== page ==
K-Park students celebrate winter holidays in unique ways


Erin O'Shea

A house in Greentree Village is one of many Kingwood homes decorated for Christmas. Lights, reindeer, a video of Santa and holiday music add to the seasonal flavor.

Erin O'Shea, Staff Reporter

 Sophomore Annemarie Teagle has a special holiday tradition unlike many other families.

 “Every year we get a pickle ornament and my parents hide it in our Christmas tree for me and my siblings to find,” Teagle said.

 Whoever find the pickle first gets either an extra present or they get to open the first present on Christmas morning. According to Teagle, one year they almost could not find the pickle, which had slipped from its hiding place and ended up on the ground among the presents.

 Teagle’s grandmother started the tradition in her own family and continued it on to Teagle’s mother. Now it  is now in the hands of Teagle and her two siblings, Michael and Katherine Teagle.

The Teagle pickle tradition is just one way families will be celebrating the Christmas season, which usually kicks off right after Thanksgiving.

 Look out the window and lights will be twinkling and dripping from roofs on houses. The smell of evergreens, fresh baked cookies, and peppermint fills the air. Bells  ring in front of shopping centers asking the people passing by for a bit of change.   In most homes that celebrate Christmas, this time of year comes with decorating Christmas trees, hanging stockings in front of the fireplace and wrapping gifts for loved ones and friends. Though traditions like these are a common thread weaved throughout the holiday, each has their own traditions that make them unique.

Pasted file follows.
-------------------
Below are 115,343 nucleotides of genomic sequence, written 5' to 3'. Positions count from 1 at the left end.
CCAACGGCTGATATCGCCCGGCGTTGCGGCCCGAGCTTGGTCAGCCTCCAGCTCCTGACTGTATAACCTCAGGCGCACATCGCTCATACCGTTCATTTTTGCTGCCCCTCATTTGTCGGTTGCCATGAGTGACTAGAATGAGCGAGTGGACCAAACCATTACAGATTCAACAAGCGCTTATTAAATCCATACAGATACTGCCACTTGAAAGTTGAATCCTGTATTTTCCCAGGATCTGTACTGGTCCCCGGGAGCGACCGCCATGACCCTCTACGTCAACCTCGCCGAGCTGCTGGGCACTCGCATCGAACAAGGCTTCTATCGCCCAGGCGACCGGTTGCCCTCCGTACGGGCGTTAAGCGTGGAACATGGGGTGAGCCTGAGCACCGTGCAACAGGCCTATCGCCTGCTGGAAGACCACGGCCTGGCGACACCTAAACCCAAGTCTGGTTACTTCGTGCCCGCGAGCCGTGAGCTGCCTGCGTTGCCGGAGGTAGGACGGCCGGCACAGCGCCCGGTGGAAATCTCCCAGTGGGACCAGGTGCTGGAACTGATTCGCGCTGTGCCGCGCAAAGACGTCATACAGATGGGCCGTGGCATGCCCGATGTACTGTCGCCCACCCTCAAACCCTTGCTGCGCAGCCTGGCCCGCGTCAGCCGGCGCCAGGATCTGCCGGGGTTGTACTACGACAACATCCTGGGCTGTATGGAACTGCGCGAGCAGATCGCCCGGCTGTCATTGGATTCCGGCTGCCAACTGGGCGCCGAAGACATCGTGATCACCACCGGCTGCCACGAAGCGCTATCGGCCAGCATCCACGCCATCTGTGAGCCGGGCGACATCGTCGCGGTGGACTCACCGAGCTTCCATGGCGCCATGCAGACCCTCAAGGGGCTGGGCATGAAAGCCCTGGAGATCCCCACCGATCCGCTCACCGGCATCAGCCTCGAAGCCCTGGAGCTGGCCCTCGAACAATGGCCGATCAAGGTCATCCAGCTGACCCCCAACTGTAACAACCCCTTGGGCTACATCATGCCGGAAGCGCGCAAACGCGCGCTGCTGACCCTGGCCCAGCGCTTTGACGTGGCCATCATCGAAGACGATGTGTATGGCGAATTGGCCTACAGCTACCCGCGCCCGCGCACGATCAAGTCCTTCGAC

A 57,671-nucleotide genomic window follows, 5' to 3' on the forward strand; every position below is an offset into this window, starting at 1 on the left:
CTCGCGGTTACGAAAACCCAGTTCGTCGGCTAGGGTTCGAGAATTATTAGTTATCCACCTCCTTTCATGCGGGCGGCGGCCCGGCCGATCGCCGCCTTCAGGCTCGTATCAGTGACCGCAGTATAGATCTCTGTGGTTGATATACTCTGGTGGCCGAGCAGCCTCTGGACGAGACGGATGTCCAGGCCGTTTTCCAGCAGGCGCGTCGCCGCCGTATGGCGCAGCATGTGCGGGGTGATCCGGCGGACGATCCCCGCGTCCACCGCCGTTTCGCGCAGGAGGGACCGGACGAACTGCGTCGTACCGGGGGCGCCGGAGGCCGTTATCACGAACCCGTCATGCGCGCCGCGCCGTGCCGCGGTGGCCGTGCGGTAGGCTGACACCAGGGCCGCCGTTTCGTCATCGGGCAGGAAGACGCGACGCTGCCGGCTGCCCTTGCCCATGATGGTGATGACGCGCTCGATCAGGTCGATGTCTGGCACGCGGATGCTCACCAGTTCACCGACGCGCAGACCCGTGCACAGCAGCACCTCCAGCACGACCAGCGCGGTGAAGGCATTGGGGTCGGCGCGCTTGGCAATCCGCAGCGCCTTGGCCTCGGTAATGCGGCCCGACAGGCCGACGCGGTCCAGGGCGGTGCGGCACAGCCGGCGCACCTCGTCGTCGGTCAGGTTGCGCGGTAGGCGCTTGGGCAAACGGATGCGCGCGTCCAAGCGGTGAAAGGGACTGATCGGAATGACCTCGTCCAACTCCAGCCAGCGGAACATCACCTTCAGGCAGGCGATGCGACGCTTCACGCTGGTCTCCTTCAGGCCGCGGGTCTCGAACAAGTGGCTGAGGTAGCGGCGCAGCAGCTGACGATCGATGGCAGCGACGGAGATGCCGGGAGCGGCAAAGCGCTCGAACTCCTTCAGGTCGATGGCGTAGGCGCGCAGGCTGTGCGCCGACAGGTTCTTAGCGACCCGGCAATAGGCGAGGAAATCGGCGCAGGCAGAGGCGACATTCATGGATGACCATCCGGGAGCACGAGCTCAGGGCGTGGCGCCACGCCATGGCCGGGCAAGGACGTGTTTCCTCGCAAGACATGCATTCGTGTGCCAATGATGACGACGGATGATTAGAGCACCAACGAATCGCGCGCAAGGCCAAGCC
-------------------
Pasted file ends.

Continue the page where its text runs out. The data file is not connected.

According to History.com, Dec. 25 has been a federal holiday in the U.S. since 1870. But centuries before Christians created a day of remembrance for the birth of Jesus, the middle of winter had been a time of celebration, a time when many farming and hunting communities marked the end of winter and the approach of spring.

 Annually, $3.19 trillion are spent in the retail industry in the United States alone, which accounts for the gifts being given and received throughout the country. This is possibly the most widely received and participated in aspect of all the Christmas season, other than decorating an evergreen, as it has no ties to religious thought.

 For many, Christmas conjures up feelings of joy and peace and a time to spend with families. Some families take vacations to warm places to escape the cold and others travel to resorts in order to relish in it. Many families opt to stay home. But no matter where they go, a central focus is that of family.

 LeighAnn Wolfe, girl’s basketball coach and AQR and Algebra II teacher, loves Christmas because it is a chance to spend time with her family and give her children gifts.

 “I really like celebrating Christmas now that i have kids,” Wolfe said. “It’s so much fun buying the presents and anticipating the look on their faces.”

 Wolfe’s mother also sits all of the children down and reads them the “True Meaning of Christmas,” which is Wolfe’s favorite part of the holiday.